I recall the wave of disappointment I felt on seeing the last painting in Elizabeth Peyton’s survey at the New Museum last winter. I’d liked Peyton’s lush colors and languid, Schiele-esque figures, even if the faces looked sort of samey. I saw why she loved Curt Cobain—his bone structure fit her formula. But then came the portrait that had been slipped into the show the day after Obama won the election–an awkward and unconvincing rendering of the new first lady, her features sharpened into something inappropriately angular, her blackness slathered on like war paint, and the intense, insistent, infuriating whiteness of the art world was rammed home for me, once again, in a painting whose very presence communicated only absence. A person of color was conspicuously out of place, even aesthetically unmanageable, in this high art hothouse.
Phong Bui, from “The Family of Mind,” 2009
Not so in “Beyond Appearances,” a fabulous group show at Lehman College Art Gallery (marking the 25th anniversary of this consistently innovative cultural outpost in the Bronx.) A multimedia bonanza, it throws together such unlikely bedfellows as Andres Serrano, Dottie Attie, and Tony Oursler (whose green aluminum splat frames a videotaped face whose nutty mutterings include repetitions of the word “superstition.”)
Some of the most arresting pieces leap far beyond traditional representation: Daniel Rozin’s “Peg Mirror” is a disarmingly intimate portrait of, well, me. Or you–depending who stands in front of it. A round “mirror” of motion-sensitive wood discs tracks your movements with a seductive electronic rustling as you approach, catches your crude outline as you stare like a trapped animal in silent amazement, then registers your vaguely guilty retreat. I watched a trio of students horse around in front of it, mugging for the cycloptic eye that beheld them, as a fourth, holding a camera, tried to capture its image catching hers.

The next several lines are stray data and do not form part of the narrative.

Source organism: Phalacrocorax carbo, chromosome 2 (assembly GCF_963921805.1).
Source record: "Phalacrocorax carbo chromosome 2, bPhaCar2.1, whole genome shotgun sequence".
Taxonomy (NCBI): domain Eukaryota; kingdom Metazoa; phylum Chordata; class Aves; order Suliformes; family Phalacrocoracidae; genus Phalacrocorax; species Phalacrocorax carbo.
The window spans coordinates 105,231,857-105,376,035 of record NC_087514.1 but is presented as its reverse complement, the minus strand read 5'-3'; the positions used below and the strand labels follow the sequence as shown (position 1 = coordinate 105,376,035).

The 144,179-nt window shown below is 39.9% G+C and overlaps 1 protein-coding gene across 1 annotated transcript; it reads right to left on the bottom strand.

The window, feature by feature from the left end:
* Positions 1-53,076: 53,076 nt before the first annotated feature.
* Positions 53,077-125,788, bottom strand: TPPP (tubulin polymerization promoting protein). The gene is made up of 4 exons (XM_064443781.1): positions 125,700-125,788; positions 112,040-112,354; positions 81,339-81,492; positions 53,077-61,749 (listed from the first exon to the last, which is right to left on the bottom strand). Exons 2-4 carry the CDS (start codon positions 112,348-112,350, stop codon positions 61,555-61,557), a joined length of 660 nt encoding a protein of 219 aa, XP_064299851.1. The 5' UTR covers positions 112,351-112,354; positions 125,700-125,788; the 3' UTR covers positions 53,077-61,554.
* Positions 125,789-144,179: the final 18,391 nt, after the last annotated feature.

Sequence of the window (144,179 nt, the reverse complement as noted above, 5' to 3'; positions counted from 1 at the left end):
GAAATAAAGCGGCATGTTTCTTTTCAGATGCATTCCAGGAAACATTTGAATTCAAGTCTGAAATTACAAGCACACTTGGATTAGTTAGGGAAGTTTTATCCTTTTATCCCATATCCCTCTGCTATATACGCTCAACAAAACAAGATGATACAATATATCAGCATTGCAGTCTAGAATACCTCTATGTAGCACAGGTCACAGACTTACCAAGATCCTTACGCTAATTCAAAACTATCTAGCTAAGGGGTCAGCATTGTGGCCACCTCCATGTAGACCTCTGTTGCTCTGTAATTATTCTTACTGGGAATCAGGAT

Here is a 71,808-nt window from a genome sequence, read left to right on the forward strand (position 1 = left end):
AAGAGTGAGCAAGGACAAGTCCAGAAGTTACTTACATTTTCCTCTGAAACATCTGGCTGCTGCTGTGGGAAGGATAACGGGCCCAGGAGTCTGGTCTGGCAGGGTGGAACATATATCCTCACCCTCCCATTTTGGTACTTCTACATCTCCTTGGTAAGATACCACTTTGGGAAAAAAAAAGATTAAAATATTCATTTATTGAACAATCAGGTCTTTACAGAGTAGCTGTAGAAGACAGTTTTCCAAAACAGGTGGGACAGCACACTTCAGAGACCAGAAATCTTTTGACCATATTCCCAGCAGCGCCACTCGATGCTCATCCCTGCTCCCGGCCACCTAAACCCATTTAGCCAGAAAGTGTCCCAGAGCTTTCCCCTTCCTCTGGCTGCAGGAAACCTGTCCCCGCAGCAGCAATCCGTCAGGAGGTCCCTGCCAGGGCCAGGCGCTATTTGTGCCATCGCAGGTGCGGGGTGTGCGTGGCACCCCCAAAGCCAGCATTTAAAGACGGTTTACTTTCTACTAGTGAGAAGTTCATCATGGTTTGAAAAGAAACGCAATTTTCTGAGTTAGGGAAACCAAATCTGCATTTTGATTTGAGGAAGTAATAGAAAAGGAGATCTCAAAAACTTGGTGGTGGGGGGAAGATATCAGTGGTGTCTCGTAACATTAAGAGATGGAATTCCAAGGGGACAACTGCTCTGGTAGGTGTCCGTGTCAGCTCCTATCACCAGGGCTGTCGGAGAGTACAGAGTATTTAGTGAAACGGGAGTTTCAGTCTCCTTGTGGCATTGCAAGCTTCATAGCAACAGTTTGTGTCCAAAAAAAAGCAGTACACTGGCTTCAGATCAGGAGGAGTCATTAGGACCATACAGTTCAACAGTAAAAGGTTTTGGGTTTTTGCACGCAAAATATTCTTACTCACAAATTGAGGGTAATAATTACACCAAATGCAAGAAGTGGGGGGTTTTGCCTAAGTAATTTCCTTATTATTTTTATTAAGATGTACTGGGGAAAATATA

Devorah Sperber’s “After Van Gogh” also rewards participation: her canvas of colored spools of thread form an upside down portrait; when you walk closer and view it through a glass sphere mounted on a pole, it rights itself and becomes Van Gogh, miniaturized. He’s yours, having leapt from the wall straight into your own body bubble.
In Deborah Willis and Hank Willis Thomas’ “After Madonna,” a topless, digitized Madonna holds her beautiful baby, glowing with maternal pride. But alas, her belly button has migrated to her side and one nipple has disappeared altogether. She’s as unnatural in her maternity as any virgin knocked up by God.
Even the more traditional drawing and sculpture in “Beyond Appearances” gives you a good-natured conceptual whack: Nina Levy’s “Large Head” is giant polyester rendering of a wide-eyed toddler who floats above the room, assuming the ridiculous proportions our own children tend to occupy in our consciousness.
And some of these pieces are simply lovely, like Whitfield Lovell’s “Deuce,” a crayon on wood portrait of a weary looking young couple pulled from the past. It looks like a tintype made of wood.
In this show, diversity is a mere given. It’s the bounty of forms and affects that push these portraits beyond appearance, seizing not the subject, but the viewer, in the moment of perception.
Tags: Andres Serrano, contemporary portraits, daniel rozin, Deborah Willis and Hank Willis Thomas, devorah sperber, Dottie Attie, Elizabeth Peyton, Lehman College Art Gallery, Nina Levy, Tony Oursler, Whitfield Lovell